✅ Trip Verified | This review is based on exit row 31 on the Boeing 787-8. I was in seat 31J from Vancouver to Brisbane, a nearly 15 hour flight. I specifically chose this seat due to the extra legroom it provided. On this particular flight it was $150 extra to select the seat as it is classified as preferred (not to be confused with premium economy). When we boarded the plane there was a small overhead bin above our row that was able to fit all of my and my partners bags (2 backpacks, a suit bag and a shopping bag of snacks) as we were unable to store anything for takeoff. I was expecting brief instructions from one of the flight attendants on how the emergency door worked as we were right beside it however this never happened, I assume because there was a flight attendant jump seat facing us on the other side of the exit. Once the flight took off and the seatbelt sign was off we were able to get a few things from the overhead bin above and had no issues from the flight attendants storing the on the floor, we just made sure there were right against our seat so as to not block the emergency exit. The tray tables were in the armrests which made it difficult to get too if the person beside you was asleep with their arm on the opening. The entertainment screen was a folding arm below the armrest that swung up in front of you. For me it was not high enough and it did not quite sit centred in front of you which was slightly annoying.There were also 2 power supply outlets located on either side of the middle seat, nearly at the ground. I consider myself a tall with an average build (190cm 90kg, 6' 2" 200lb) but the seats were exceptionally comfortable compared to other economy seats. The recline was average and the moveable headrest was ideal for someone as tall as I am. With the new 787s the seats recline in a way where your seat moves forward slightly when you recline the back. I can see this being an issue when you already have limited legroom, but for this seat it was a nice touch as it seemed to be more comfortable than just the back reclining. The extra legroom was the true winner though. You basically had unlimited legroom as the next row of seats was about 1.5 to 2 meters away. I could stretch my legs out as much as I want and with the unique way the seats recline I believe it was the most comfortable you could be trying to sleep in a seated position. The biggest downside was that in the centre was the washrooms, one on each aisle. Although you could not smell anything for the duration of the flight, the door was quite loud when people let is slam. Also people would line up for the washroom in the area directly in front of you. At one point in the middle of a deep sleep a gentleman tripped over my legs as he was waiting in line and fell right on top of me! Other than that the flight went smoothly, I just put some earplugs in and that drowned out most of the people, children and washroom door slamming. I managed to get about 10 hours of sleep in 2 different periods, which made the 15 hour flight fly by.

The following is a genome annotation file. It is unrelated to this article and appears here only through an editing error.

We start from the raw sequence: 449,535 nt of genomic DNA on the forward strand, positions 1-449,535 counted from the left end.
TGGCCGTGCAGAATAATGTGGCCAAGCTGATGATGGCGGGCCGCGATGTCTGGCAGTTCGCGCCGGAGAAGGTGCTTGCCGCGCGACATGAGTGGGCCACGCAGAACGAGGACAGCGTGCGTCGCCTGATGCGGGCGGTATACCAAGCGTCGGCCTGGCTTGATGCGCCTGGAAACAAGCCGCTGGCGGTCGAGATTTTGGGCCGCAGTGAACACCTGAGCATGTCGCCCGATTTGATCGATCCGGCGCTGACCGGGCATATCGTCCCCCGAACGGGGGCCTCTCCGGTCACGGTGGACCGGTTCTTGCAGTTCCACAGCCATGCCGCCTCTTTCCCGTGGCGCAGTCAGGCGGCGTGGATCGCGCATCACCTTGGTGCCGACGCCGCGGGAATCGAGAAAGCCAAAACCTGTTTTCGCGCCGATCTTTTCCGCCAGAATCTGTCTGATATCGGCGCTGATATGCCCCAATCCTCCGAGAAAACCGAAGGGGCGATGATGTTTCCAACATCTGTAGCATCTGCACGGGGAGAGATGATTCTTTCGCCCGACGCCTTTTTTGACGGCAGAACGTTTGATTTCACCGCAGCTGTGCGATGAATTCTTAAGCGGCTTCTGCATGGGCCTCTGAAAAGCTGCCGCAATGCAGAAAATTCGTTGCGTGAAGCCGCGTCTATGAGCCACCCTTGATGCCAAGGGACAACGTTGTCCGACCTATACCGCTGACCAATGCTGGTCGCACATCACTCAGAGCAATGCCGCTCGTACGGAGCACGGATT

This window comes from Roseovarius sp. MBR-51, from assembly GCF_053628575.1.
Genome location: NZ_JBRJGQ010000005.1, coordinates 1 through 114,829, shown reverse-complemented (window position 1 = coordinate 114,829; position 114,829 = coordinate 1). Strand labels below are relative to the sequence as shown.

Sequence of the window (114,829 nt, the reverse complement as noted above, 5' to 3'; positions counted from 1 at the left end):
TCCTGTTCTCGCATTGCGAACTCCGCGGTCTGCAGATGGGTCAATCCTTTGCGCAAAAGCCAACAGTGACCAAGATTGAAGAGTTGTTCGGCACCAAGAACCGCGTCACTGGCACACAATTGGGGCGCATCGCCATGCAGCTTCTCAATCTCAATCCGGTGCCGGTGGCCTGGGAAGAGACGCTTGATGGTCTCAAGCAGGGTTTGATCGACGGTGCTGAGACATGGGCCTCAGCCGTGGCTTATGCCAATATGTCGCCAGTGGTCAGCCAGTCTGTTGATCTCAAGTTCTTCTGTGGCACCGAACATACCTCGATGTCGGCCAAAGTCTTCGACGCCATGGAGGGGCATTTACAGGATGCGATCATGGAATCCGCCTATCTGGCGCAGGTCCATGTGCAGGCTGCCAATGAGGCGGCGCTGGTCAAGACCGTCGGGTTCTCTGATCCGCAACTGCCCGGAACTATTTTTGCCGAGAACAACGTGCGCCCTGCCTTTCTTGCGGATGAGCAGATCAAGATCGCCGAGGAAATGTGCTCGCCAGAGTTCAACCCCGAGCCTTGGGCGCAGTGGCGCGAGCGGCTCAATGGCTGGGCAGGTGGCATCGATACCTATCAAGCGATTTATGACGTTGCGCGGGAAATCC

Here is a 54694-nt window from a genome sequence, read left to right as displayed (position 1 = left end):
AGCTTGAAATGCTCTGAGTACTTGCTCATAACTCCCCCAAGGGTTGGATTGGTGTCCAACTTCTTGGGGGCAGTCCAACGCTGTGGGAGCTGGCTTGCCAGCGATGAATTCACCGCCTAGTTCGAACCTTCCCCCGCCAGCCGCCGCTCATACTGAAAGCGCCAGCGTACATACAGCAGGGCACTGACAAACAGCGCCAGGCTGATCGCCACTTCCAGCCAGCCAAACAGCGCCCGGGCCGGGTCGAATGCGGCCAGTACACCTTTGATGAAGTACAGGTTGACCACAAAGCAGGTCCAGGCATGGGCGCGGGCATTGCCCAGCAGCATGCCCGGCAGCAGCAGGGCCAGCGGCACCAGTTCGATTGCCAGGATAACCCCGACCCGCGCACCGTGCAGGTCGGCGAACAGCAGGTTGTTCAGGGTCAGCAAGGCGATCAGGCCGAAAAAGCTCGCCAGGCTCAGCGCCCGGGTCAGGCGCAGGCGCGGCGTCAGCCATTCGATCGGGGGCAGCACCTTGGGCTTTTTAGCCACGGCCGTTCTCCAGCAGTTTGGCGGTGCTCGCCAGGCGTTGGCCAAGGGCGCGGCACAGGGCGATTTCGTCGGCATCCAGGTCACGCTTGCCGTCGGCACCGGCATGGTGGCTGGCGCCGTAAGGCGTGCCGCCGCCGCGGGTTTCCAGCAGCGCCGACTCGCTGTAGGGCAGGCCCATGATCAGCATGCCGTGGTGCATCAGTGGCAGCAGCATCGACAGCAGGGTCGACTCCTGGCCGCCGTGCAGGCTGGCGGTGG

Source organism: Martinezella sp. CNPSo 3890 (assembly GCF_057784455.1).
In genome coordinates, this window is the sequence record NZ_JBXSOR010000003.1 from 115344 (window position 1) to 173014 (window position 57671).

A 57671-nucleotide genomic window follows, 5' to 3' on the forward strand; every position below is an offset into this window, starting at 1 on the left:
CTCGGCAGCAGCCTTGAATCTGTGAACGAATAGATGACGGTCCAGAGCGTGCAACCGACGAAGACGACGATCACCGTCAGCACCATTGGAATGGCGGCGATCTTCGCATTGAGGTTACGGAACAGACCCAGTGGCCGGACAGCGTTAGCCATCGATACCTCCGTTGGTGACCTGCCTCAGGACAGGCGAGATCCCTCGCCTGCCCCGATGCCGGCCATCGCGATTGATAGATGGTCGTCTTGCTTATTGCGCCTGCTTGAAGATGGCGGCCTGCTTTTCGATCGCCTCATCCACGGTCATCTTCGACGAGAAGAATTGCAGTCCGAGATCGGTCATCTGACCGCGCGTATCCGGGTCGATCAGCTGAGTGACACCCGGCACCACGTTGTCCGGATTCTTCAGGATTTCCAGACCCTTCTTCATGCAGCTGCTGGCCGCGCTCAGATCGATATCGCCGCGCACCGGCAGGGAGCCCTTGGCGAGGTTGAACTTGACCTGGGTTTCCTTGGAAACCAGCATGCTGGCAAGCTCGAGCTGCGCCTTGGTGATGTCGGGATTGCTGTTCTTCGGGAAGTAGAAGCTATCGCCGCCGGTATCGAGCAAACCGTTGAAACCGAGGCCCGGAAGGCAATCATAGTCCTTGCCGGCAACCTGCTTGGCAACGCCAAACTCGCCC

Air Canada have revamped their pods in business class and the result is not good. They are narrower than before and taper very abruptly at the end, which means your feet are crammed together uncomfortably. I got very little sleep and had little luck distracting myself with the inflight entertainment,which now appears to be little more than an afterthought. The music choices were miserably poor: just four or five pieces in each category. On the plus side, the food was much better than a year ago.
Some trains have seats in open-plan saloons, indeed most modern trains have this sort of seating.  Some trains, often older ones and often in eastern Europe, have seats in traditional 6-seater compartments with a side corridor running the length of the car.  There are sliding (but non-lockable) doors to each compartment.  Very occasionally you'll find both sorts of seating on one train, and some booking systems (such as the German Railways site bahn.de or Austrian site oebb.at) will ask you which you prefer.  Unless you're in a group of 5 or 6 people, most travellers prefer open-plan saloon seating, which also gives you a better view out as you can view diagonally forwards and backwards through all the coach windows, not just directly sideways through your own window.